One of the very few opportunities for comic relief since Sept. 11 has been the spectacle of Congress wailing, I-want-my-Maypo-like, about the closing of Reagan National Airport. "Quit dillying around," Sen. Ernest Hollings barked to Transportation Secretary Norm Mineta at a hearing last week. "Whatever it takes--I want it open, period," Rep. John Mica told Roll Call. The closing of Reagan National gives Congress heartburn because it's their airport, a 10-minute ride from Capitol Hill, and because members of Congress have to fly home quite a lot if they want to get re-elected. In addition, Reagan National reserves VIP parking spaces for members of Congress and the U.S. Supreme Court (the president, of course, never flies commercial), a delicious perk that is not to be surrendered without a nasty fight. Republicans are presumably even less happy than Democrats because, on top of everything else, the closing is an affront to the memory of Ronald Reagan.
For all the merriment this whining inspires, though, Chatterbox must reluctantly agree with Congress that the reasons publicly stated for keeping Reagan National closed--it is, at this point, the only major U.S. airport that remains closed--are extremely weak.
According to the Federal Aviation Administration, Reagan National remains closed "due to the airport's proximity to key federal installations in the Washington, D.C., area, including the Pentagon." The idea is that a plane taking off or landing would be so close to the Capitol, the White House, the CIA, and other potential targets that the U.S. military wouldn't have time to shoot it down if a suicide-bent terrorist commandeered it. In fact, though, the takeoffs pose almost no risk because the terrorist wouldn't have time to storm the cockpit; those planes get up and out in a hurry. (Conceivably a terrorist could commandeer a plane while it was still on the ground, but to do that he'd have to know how to get it up in the air himself; this apparently is much more difficult than steering a plane once it's aloft.) Landings, conceivably, pose some risk because the terrorist would have plenty of time to storm the cockpit in advance. And it's true, those planes do come in very close to those potential targets--much, much closer than planes landing at Dulles Airport in Virginia, or Baltimore-Washington International Airport in Maryland. "I could almost reach out and touch them from my window," former Defense Secretary William Cohen told Spencer Hsu in the Sept. 24 WashingtonPost. By contrast, a plane veering in from Dulles or BWI could much more easily be identified as a threat in advance, allowing time for F-16s, or anti-aircraft units on the White House roof, to shoot it down.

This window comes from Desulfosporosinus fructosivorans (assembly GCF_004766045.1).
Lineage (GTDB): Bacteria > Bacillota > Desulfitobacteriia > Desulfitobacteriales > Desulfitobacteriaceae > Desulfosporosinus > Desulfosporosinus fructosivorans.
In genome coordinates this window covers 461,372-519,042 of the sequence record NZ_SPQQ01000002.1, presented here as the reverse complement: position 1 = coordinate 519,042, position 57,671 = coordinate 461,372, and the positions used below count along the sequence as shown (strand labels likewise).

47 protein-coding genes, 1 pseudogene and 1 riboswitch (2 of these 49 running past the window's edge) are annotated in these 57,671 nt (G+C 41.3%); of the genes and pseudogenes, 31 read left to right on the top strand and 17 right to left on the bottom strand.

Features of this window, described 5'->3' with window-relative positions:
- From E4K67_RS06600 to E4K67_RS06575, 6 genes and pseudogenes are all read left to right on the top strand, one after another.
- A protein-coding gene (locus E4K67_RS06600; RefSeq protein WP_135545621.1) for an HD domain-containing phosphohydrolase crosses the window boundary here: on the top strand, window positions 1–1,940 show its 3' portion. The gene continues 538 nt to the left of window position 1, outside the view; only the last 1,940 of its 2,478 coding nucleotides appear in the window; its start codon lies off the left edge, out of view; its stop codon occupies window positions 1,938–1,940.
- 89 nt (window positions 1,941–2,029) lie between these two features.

But this presupposes that Air Force jets or anti-aircraft units really would be used to shoot down a hijacked civilian airliner. On NBC's Meet the Press, Vice President Dick Cheney said that President Bush had on Sept. 11 authorized just such an action:
[I]f the plane would not divert, if they wouldn't pay any attention to instructions to move away from the city, as a last resort, our pilots were authorized to take them out. Now, people say, you know, that's a horrendous decision to make. Well, it is. You've got an airplane full of American citizens, civilians, captured by hostages, captured by terrorists, headed and are you going to, in fact, shoot it down, obviously, and kill all those Americans on board? And you have to ask yourself, "If we had had combat air patrol up overNew Yorkand we'd had the opportunity to take out the two aircraft that hit theWorldTradeCenter, would we have been justified in doing that?" I think absolutely we would have.
But the decision whether to kill the civilians on board, horrible though it is, isn't the tough call here. The tough call is whether to kill lots of civilians on the ground in a high-density area like downtown Washington, D.C., in order to protect a smaller number of high-ranking officials in nearby government buildings. Chatterbox has a hard time imagining that this sacrifice would be made. Indeed, seven years ago a lunatic named Frank Corder smashed his Cessna on the White House lawn; apparently he was aiming for the executive mansion itself. In 1974, an Army private named Robert Preston stole an Army helicopter from Fort Meade and landed it on the White House lawn. In neither case was any attempt made to shoot the intruder down, even though, in both cases, there were no hijacked innocents to worry about. (Just to be clear: Telling the public that civilian planes careening toward government buildings will be shot down remains an excellent idea, and Chatterbox commends Cheney for doing so.)
The truth is that there's little or nothing that can be done to prevent a hijacked civilian airliner from hitting its target once it has penetrated a heavily populated area. This is not a happy thought, but it's true. And it's all the more reason to tighten security at the gate, to seal off cockpits, to put armed plain-clothes marshals on as many flights as we can, etc. These need to be done everywhere. If they are done a little more at Reagan National, Chatterbox won't complain.